Let's say the trip expense is $4,000.  For that you can buy:

8 Goats at $50ea = $400
Feed a school their lunch for six whole months = $500
Furnish and buy textbooks for an entire school = $500
Provide clean water for 6 families = $600

That's a much bigger impact on the village than paying for airfare alone.  For $5,000 you can build a community well.  Imagine, the ability to provide water for an entire village... Forever!  Yes, someone is there to organize all of this from the charity, however, it's an organized effort and I imagine much more efficient than what your friends are proposing. 

Ok, I didn't mean to be on a soapbox.  All that to say, that's why I would never donate for their expenses.  They should fund that on their own.  I'm not sure of all the details, but it sounds like they have made a choice to do this but have no way of fulfilling it without handouts.  Doesn't sound like much of a feasible choice to me.  They've made themselves the charity, first and foremost.  I hope they take a step back and realize exactly what they are asking of their friends.

I have on my list, a trip to Kenya, but until I can afford it, I prefer to just buy the goats.  It just makes more sense. :)
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Pippen

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Re: Charity or "pay for my life choices"?
« Reply #39 on: August 01, 2012, 03:13:57 AM »
So they have a 'mongo'. (My Own Non Government Organisation). I am very suspect about a lot of non emergency aid missions and think they perpetuate political, economic and social conditions that entrench the problems.

This woman give a pretty broad view of this issue.

http://www.youtube.com/watch?v=dyf2Cf5GkTY&feature=related

Redsoil

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Re: Charity or "pay for my life choices"?
« Reply #40 on: August 01, 2012, 09:03:25 AM »
So when you distill it right down, they are (in essence) asking you to donate money to...  an airline.
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Re: Charity or "pay for my life choices"?
« Reply #41 on: August 01, 2012, 10:11:18 AM »
So when you distill it right down, they are (in essence) asking you to donate money to...  an airline.

Yep.
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siamesecat2965

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Re: Charity or "pay for my life choices"?
« Reply #42 on: August 01, 2012, 11:41:47 AM »
To me, there's a difference between "We want to go to Africa and give clothes and toys to kids. Would anyone like to donate items for us to take?" and "We want to go to Africa to give clothes and toys to kids. Would anyone like to donate money so we can go?"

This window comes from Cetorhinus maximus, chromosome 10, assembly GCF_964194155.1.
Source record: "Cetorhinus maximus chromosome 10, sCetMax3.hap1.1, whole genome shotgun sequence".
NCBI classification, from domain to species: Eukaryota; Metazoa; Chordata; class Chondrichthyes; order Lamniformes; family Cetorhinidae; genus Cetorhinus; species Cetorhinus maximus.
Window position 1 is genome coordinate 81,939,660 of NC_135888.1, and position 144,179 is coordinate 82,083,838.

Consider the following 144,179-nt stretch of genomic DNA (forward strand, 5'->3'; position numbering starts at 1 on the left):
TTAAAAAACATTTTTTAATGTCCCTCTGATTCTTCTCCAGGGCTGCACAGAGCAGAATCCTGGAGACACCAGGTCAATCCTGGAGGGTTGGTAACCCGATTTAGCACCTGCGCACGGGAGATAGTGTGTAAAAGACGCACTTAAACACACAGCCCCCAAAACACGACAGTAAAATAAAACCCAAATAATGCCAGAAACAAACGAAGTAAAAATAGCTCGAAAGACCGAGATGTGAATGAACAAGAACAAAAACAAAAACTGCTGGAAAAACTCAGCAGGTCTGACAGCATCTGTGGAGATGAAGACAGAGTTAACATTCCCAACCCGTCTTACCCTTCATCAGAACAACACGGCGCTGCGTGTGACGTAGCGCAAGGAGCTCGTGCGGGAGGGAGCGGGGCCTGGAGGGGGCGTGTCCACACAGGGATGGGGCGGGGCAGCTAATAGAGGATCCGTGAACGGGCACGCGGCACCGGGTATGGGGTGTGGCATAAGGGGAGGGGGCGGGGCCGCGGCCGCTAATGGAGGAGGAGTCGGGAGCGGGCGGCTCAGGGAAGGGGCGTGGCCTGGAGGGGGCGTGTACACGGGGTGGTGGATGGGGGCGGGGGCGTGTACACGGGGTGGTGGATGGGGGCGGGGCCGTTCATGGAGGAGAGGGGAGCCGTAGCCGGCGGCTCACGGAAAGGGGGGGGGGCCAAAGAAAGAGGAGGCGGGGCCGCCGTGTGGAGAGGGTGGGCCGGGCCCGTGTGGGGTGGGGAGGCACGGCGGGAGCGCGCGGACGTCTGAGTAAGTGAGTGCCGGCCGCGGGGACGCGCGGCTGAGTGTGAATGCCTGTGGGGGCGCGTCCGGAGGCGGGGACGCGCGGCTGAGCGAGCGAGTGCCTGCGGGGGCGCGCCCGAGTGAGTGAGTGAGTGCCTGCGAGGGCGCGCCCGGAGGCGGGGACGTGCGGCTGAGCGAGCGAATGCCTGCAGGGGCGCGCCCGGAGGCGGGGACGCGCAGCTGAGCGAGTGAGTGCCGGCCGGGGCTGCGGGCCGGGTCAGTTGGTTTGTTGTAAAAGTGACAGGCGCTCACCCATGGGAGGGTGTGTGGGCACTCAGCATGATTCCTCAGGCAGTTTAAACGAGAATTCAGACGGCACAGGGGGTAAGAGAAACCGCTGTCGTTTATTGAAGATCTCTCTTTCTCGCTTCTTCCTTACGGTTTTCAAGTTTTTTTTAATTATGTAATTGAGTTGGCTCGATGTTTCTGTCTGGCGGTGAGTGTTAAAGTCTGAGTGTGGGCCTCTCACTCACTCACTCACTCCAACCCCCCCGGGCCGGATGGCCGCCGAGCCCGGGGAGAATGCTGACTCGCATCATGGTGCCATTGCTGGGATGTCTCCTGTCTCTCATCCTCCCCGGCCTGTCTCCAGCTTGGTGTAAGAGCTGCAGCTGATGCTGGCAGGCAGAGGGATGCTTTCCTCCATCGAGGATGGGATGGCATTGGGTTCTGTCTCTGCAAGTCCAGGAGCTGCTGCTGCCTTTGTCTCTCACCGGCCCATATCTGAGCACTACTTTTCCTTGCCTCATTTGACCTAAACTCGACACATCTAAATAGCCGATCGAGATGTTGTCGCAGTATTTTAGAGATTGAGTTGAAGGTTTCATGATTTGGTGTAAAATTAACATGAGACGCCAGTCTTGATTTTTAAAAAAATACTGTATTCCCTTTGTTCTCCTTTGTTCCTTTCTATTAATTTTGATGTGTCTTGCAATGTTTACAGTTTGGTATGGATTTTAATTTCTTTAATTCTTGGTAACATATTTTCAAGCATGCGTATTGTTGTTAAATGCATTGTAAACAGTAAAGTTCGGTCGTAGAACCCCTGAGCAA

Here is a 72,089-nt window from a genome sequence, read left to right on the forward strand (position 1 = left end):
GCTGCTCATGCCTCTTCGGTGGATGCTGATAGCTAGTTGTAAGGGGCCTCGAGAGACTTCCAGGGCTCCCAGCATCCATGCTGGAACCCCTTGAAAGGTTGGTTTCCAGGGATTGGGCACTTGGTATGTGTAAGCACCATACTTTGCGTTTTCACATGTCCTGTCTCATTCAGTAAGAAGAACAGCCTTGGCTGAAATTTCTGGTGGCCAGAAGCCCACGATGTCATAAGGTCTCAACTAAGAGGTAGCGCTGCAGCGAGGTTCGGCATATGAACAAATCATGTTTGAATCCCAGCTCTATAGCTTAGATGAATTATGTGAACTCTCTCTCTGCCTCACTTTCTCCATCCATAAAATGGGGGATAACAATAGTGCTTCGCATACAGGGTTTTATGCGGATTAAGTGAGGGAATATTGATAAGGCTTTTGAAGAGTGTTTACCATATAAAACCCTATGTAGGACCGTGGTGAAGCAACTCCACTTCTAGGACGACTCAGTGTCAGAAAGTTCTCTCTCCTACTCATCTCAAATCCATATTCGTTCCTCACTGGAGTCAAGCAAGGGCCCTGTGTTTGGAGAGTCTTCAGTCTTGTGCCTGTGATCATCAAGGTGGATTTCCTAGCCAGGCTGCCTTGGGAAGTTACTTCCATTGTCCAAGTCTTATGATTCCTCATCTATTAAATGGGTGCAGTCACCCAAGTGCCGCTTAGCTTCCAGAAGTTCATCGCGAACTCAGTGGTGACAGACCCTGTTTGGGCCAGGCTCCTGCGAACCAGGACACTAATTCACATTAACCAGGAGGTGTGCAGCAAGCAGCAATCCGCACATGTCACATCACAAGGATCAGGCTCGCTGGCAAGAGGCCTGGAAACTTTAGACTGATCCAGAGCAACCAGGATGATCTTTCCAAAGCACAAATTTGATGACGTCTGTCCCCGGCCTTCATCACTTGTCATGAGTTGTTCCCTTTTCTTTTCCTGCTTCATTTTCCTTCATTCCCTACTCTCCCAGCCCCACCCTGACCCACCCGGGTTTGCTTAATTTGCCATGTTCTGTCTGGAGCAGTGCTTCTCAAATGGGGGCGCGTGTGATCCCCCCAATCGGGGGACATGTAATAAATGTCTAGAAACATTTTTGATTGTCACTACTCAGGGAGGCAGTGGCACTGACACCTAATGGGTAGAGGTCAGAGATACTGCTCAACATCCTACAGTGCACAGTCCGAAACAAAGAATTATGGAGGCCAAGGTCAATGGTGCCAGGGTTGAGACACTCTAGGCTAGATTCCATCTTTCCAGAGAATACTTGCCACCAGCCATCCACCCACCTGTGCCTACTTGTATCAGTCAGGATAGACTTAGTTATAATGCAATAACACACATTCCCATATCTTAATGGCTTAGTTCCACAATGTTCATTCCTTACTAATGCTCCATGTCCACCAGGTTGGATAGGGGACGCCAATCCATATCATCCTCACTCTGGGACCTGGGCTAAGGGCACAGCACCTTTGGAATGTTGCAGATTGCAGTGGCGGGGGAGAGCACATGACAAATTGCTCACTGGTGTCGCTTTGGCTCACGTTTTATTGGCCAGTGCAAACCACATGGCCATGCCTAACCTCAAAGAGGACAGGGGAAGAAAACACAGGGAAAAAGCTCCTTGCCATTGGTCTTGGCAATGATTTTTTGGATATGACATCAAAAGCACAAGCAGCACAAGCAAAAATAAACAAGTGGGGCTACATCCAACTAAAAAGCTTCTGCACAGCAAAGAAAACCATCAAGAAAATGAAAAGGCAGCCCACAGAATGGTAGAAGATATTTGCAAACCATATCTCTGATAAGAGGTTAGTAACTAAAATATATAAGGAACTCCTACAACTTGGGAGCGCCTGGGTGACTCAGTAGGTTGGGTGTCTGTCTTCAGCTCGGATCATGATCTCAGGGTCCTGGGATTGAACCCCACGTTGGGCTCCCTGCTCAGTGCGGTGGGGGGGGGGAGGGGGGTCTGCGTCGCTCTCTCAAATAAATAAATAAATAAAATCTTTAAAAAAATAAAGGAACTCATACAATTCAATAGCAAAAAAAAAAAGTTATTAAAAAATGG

I think I'd be down with donating items or purchasing a raffle ticket, car wash, yard service, etc. where the money was going toward their trip. Just giving them cash feels different though. I'd probably handle it the same way I've handled the numerous emails of "I'd like to go on a trip to X location for Y reason and I'd appreciate whatever financial assistance you can give."

If you're a grinch I am too because I've never helped fund one of those trips. I'm not opposed to them, I just have to watch my budget and I can't give to everyone so I don't give to anyone.

Count me as the third grinchy sister!  I am all for helping people, but stuff like this to me sort of falls into the "want vs. need" category.   While I agree their intentions are good, my feeling is if you aare going to do something like this, you need to be able to fund it on your own, but its ok to ask for donations for stuff to bring like toys, and so on.

blarg314

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Re: Charity or "pay for my life choices"?
« Reply #43 on: August 01, 2012, 08:52:45 PM »

I tend to be very wary about making donations to personal efforts like this. Quite often, the people are very well meaning and truly want to help, but just don't have the experience or knowledge to do so in an efficient way. So if I give money or stuff to them, I'm wasting a charitable donation that could be made much more effectively.  When I give to international aid, I usually donate money to a registered NGO with reasonable overheads, a good reputation, and an established presence in the areas that are begin helped.  Giving through the NGO can in some cases double my donation, and giving to an established group means that the money is more likely to be used efficiently, and where it is needed most.

 
IN this particular case, they were asking for donations to help the people there, not support for their own expenses or transportation, so I'd say that it's within reasonable bounds from an etiquette perspective.  Requests for help with airfare, living expenses and so on are the ones that I regard as funding personal lifestyle choices. 

Tea Drinker

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Re: Charity or "pay for my life choices"?
« Reply #44 on: August 01, 2012, 09:02:48 PM »
The deduction isn't a big deal for me as long as it isn't "give money through XYZ Business which will get the deduction and good publicity for your donations." So I'll donate for things like helping a friend (or even a friend of a friend) pay medical expenses.

But in that case, I know that the friend wants the money. It's different from "we're going to come in here and enjoy another trip to Africa and expect some people there to be grateful." The difference between these people and a well-known charity isn't just motivation: it's that the charity knows what's needed and how to give it. It can be better to give directly to an organization in the country/area where you want to help, but that may take more research.